Sezzle Inc. and California's business regulator cleared up a dispute that appeared to threaten the Minneapolis fintech firm's ability to work in the nation's most populous state.

The kerfuffle, which went public just before New Year's Day, caused a 33% drop in the value of Sezzle's stock over the first two trading days of the year. By Friday, the company's shares had recovered most of that lost value.

In a statement to regulators and investors in Australia, where Sezzle shares are traded, the company said Friday it had obtained a lending license from the California Department of Business Oversight.

The agency on Thursday said it settled the dispute with Sezzle by levying a $28,000 fine and requiring the return of about $282,000 in fees collected from 17,000 Californians before the license was issued.

Sezzle's application for that license in September prompted the agency to review the company's operations. It found that Sezzle had already started doing business in the state before getting the license. On Dec. 30, the agency issued a statement saying Sezzle "had engaged in illegal unlicensed lending" and gave Sezzle two weeks to respond.

In the statement Friday, Sezzle founder and Chief Executive Charlie Youakim expressed thanks to the agency "for their prompt and open approach to resolving this matter in such a timely and professional manner. This is a great result for Sezzle and provides the platform for us to continue our planned growth strategy in the state of California."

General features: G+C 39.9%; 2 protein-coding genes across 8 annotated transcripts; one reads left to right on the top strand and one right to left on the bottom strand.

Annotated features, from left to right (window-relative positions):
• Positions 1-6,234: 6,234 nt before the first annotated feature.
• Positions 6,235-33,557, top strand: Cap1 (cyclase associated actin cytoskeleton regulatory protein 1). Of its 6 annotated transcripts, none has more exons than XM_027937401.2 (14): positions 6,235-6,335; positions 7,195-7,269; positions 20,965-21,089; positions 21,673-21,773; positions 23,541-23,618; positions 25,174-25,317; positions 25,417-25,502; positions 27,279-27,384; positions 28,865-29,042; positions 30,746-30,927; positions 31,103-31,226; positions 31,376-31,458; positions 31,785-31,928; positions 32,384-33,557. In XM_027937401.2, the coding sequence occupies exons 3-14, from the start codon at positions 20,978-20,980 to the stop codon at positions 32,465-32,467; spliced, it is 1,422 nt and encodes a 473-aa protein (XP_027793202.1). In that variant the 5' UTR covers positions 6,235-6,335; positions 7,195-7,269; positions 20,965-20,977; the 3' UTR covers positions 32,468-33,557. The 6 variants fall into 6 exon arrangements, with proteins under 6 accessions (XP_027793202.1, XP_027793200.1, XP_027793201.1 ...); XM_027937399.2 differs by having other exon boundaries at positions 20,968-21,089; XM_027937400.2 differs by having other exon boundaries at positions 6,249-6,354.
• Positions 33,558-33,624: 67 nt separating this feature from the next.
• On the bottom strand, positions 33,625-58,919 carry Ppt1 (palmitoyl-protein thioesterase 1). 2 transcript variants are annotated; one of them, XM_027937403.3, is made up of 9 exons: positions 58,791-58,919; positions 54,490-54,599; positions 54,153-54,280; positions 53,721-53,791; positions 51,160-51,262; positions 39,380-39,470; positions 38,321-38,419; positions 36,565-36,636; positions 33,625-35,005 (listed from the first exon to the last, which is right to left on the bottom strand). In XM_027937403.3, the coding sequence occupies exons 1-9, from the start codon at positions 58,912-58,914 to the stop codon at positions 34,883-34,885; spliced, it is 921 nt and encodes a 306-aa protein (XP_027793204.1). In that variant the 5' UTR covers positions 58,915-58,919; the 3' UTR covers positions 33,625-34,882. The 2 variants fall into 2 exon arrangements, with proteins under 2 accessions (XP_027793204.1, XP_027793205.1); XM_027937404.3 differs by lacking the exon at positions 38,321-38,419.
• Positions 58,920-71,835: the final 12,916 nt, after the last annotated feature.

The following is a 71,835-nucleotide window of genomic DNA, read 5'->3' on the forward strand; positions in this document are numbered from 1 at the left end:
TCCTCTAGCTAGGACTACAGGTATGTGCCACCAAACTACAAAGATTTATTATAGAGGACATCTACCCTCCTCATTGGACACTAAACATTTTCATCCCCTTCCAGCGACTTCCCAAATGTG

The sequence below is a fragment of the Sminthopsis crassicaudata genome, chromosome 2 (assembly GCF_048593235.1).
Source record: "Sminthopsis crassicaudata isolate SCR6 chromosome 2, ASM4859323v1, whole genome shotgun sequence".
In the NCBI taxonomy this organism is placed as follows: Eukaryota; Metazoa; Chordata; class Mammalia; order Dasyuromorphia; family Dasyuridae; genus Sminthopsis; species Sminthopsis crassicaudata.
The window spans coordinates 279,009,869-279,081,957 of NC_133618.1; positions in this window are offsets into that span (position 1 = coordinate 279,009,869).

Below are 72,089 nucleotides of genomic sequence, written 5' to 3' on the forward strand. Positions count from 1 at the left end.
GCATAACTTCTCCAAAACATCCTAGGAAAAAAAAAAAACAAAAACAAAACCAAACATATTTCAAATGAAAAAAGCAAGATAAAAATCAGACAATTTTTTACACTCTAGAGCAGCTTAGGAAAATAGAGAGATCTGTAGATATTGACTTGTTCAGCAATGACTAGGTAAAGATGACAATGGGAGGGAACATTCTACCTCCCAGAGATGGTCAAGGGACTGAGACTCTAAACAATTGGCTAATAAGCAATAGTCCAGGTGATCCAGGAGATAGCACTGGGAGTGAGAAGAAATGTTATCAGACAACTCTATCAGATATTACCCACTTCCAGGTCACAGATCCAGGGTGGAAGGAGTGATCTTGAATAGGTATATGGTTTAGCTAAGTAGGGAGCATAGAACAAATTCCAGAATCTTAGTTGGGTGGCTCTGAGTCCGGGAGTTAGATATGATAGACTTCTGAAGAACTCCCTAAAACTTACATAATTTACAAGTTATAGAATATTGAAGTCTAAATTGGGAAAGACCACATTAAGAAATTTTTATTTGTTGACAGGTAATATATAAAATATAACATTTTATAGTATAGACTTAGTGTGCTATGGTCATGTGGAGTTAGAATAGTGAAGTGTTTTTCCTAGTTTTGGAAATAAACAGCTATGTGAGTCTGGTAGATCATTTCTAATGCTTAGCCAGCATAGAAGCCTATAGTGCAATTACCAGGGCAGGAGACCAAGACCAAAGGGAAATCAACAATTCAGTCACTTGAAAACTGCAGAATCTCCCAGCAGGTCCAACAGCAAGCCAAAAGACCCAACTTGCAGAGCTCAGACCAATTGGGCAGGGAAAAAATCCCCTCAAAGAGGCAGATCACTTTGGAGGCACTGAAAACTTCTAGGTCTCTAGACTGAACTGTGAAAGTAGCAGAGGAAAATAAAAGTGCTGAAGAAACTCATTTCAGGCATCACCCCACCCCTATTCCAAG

The agency said it continues to investigate other companies that, like Sezzle, are providing "buy-now-pay-later" financing and other new payment methods to consumers when they shop online.

Sezzle and firms like it give online shoppers a chance to pay in installments rather than using a credit card at checkout of an e-commerce site. In Sezzle's system, it requires a 25% payment upfront and then three other no-interest payments scheduled every two weeks for six weeks. It makes money from receiving a percentage of the transaction value, as credit card firms do. It charges additional fees to the shoppers if they miss scheduled payments.

Before getting the California lending license, Sezzle said it relied on retailers in the state to initiate the loan to consumers. The retailers would then transfer the loan to Sezzle. But the California regulator said the process didn't meet its qualifications to be a bona fide transfer. Instead, it determined the transactions should be considered direct loans to the shopper by Sezzle.

After agreeing to the fine and refunds, the agency licensed Sezzle for the direct-to-consumer process.

Sezzle shares, which traded at A$2.09 before the dispute became public, dipped to as low as A$1.36 on Jan. 6. On Friday, they jumped 24 Australian cents to finish the week at A$2.01, a 14% gain.

Evan Ramstad • 612-673-4241